Presenting her latest Couture Show titled ‘Shift Soul’, Dutch designer Iris van Herpen stuns yet again with her visionary aesthetic, her research in new materials and technologies and the mastery to handcraft impeccable pieces that we, all, gladly, call ‘art’.
“For ‘Shift Souls’ I looked at the evolution of the human shape, its idealization through time and the hybridization of the female forms within mythology. Specially the imagination and the fluidity within identity change in Japanese mythology gave me the inspiration to explore the deeper meaning of identity and how immaterial and mutable it can become within the current coalescence of our digital bodies.”
— Iris van Herpen
This is the process as described by the designer herself, six months of exploration and craftsmanship inspired by early examples of celestial cartography, a study of the human/anima hybrids called ‘Cybrids’ and how their advent is closer to us than we think.
Her techniques never fail to swoon the audience: for her Symbolic volumes she used gradient- dyed silks that are multi-layered into sculptural shapes by a fine 3D laser cut frame of PETG; for her ‘Galactic glitch’ technique, she used cloud-printed silk, which is heat-bonded to mylar and laser cut into the finest lace of thousands of 0.5mm ‘harmonica waves’, creating a dance of quivering echos that optically distort the body.
Overall her show was a sensorial experience that will live a mark in the heads of those who were lucky to assist: Nick Verstand’s materialized lazer light created a surreal atmosphere of circulating clouds.
How did Iris van Herpen wind up to looking at the human shape in such terms and channelling all those intricate inputs into delicate, moving, impalpable garments? Let’s take a look at the designer’s aesthetic stages throw her collections.
Breaking barriers and innovation, that’s what we could describe as her motto.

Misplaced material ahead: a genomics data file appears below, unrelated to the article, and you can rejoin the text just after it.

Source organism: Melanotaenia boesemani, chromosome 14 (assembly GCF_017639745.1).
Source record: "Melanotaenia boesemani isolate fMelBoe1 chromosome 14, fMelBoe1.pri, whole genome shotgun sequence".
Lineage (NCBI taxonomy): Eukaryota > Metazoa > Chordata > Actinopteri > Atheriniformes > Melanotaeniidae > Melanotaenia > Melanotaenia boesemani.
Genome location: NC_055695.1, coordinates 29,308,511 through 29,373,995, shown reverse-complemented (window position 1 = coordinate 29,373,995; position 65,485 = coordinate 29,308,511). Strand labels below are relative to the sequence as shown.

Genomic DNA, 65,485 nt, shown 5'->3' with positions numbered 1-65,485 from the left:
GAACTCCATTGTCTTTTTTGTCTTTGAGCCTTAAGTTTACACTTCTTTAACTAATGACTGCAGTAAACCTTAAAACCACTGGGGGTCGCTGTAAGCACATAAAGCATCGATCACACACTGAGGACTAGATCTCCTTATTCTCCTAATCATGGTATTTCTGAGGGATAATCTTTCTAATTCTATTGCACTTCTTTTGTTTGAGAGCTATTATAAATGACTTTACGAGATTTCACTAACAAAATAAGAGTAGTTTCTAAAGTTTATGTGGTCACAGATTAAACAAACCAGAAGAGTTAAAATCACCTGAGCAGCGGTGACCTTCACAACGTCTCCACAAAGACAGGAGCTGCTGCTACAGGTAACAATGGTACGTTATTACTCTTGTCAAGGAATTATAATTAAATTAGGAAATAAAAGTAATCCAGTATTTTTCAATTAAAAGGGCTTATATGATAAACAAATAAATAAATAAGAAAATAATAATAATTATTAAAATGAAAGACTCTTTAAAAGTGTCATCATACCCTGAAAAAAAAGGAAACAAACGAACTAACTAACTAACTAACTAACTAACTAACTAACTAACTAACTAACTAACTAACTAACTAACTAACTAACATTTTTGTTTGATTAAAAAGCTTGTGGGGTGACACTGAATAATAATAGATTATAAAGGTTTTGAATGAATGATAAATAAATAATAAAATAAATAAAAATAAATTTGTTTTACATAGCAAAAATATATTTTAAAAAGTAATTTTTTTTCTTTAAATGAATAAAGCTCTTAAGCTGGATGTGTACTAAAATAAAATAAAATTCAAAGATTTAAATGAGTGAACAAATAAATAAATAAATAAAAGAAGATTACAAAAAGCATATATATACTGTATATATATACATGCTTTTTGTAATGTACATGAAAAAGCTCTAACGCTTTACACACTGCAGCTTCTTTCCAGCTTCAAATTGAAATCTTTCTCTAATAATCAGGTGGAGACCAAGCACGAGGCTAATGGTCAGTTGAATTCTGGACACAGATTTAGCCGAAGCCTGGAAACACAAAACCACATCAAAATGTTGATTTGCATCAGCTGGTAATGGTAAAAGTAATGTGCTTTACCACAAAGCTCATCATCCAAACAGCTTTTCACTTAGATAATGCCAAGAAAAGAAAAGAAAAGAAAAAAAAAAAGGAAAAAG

van Herpen has been inventing new forms and using methods that had the attention of CERN. Back in 2015 she incorporated all things we want to see in life onto one collection: Game of Thrones, robots and stunning garments. She dressed GoT Brienne of Tarth actress Gwendoline Christie in a garment created with laser cutting and 3D printing in her Quaquaversal ready-to-wear collection for Spring Summer 2016.
View this post on Instagram
The same year Iris van Herpen’s study on volumes and how they could transform the relationship between past and future into never-seen-before garments led to her Autumn Winter 2016 bubble like exoskeleton. The Dutch designer expressed her ‘State of Dreaming’ collection in these words:
“When I design, the draping process most of the time happens to me unconsciously,” said van Herpen. “I see lucid dreams as a microscope with which I can look into my unconsciousness.”
We could say Van Herpen’s pioneering into fashion is an all senses experience: touching, feeling, hearing and seeing as well as being tricked by her intricate visuals. In 2017 her Between the Lines collection wanted us to lose ourselves and be dazed by her distortions, which she applied to the model’s bodies in the shape of hypnotic designs.
View this post on Instagram
What is a dress that doesn’t move? Van Herpen, who started her fashion label in 2007 and whose works have been featured at the Metropolitan Museum of Art in New York and the V&A , didn’t want to give only the idea of movement to her garments; in 2018 she was able to convert the motion of flying birds into a kinetic lighting installation by Studio Drift.
Studying the relationships between the organic and the inorganic, Iris van Herpen presented her Haute Couture collection, ʻSyntopiaʼ, on July 2nd, 2018 at Le Trianon in Paris.
What will be the next interpretations and ways of channeling them into amazing garments by the visionary fashion designer?